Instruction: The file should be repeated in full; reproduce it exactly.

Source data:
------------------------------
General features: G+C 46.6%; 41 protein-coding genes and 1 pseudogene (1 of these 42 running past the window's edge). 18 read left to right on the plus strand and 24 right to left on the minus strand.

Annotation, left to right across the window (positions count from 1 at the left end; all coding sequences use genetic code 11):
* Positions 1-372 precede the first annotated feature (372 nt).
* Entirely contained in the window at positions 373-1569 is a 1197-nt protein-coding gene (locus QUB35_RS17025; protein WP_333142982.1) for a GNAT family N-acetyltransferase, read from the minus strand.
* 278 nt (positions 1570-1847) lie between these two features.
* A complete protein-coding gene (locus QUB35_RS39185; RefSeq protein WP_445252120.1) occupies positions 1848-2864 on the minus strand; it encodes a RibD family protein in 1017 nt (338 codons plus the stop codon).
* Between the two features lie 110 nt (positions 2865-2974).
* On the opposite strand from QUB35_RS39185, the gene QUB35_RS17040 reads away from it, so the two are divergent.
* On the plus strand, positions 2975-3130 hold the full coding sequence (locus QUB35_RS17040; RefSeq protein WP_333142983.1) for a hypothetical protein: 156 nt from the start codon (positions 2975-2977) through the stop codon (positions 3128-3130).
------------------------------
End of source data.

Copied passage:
General features: G+C 46.6%; 41 protein-coding genes and 1 pseudogene (1 of these 42 running past the window's edge). 18 read left to right on the plus strand and 24 right to left on the minus strand.

Annotation, left to right across the window (positions count from 1 at the left end; all coding sequences use genetic code 11):
* Positions 1-372 precede the first annotated feature (372 nt).
* Entirely contained in the window at positions 373-1569 is a 1197-nt protein-coding gene (locus QUB35_RS17025; protein WP_333142982.1) for a GNAT family N-acetyltransferase, read from the minus strand.
* 278 nt (positions 1570-1847) lie between these two features.
* A complete protein-coding gene (locus QUB35_RS39185; RefSeq protein WP_445252120.1) occupies positions 1848-2864 on the minus strand; it encodes a RibD family protein in 1017 nt (338 codons plus the stop codon).
* Between the two features lie 110 nt (positions 2865-2974).
* On the opposite strand from QUB35_RS39185, the gene QUB35_RS17040 reads away from it, so the two are divergent.
* On the plus strand, positions 2975-3130 hold the full coding sequence (locus QUB35_RS17040; RefSeq protein WP_333142983.1) for a hypothetical protein: 156 nt from the start codon (positions 2975-2977) through the stop codon (positions 3128-3130).